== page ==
“If I were going to build a new house, I would build the same model that I have, with maybe a little larger kitchen,” Mrs. Tankersley says. “I love it. It’s a great layout.”

Buying a house through the mail at the turn of the century was almost the same as buying books through Amazon.com today, says Robert Schweitzer, owner of Historic Color Consulting (www.historichousecolors.com) in Ann Arbor, Mich. He is the co-author with Michael Davis of “America’s Favorite Homes.”

“There hadn’t been kit houses before,” Mr. Schweitzer says. “It was a new, innovative way of doing things.”

If a person lived in rural Virginia, the mail-order catalog gave him more options than the local builder that created the same home for everyone, Mr. Schweitzer says. It proved to be cheaper and more convenient to order a home by mail.

Sears says it produced 100,000 homes across the country, Mr. Schweitzer says. The houses are scattered nationwide, with concentrations in New England, New Jersey, Virginia and the Washington area. Illinois, Indiana, Michigan and the Seattle and Tacoma, Wash., areas of the Northwest coast also have groups of the houses, he says.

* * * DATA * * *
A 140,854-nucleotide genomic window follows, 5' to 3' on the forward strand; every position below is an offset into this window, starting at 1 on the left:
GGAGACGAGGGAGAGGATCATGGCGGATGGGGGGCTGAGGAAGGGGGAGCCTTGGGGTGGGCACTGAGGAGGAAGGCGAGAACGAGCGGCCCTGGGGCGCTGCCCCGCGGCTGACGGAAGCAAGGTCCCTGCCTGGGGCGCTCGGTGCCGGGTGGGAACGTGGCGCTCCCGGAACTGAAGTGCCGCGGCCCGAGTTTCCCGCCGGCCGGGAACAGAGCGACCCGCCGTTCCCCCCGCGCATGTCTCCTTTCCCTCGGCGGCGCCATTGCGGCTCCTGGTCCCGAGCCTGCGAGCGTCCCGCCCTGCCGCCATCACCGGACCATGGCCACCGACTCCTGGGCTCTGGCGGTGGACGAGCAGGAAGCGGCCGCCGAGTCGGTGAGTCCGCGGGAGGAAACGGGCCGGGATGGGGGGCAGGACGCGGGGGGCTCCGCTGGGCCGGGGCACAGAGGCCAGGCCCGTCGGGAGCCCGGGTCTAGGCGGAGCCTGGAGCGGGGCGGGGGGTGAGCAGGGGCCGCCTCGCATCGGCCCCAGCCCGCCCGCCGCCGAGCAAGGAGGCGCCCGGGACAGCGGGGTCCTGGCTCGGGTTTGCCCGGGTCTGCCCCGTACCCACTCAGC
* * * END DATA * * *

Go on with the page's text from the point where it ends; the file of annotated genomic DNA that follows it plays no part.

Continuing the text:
The homes usually are popular today because of their ready-made history. It brings a connection to another time and place that doesn’t come with subdivision homes, Mr. Schweitzer says.

“In many places, as much as 10 years ago, where I live, if you identify it as a Sears house, the real estate people said it added at least $10,000 to the price,” Mr. Schweitzer says. “It’s like any oceanfront property. There isn’t any more. There is only so much. If you want a specialty item, you have to pay for it. It’s like owning a ‘68 Camaro. It’s that kind of rarity item.”

Copyright © 2022 The Washington Times, LLC. Click here for reprint permission.

Please read our comment policy before commenting.

Click to Read More and View Comments

Click to Hide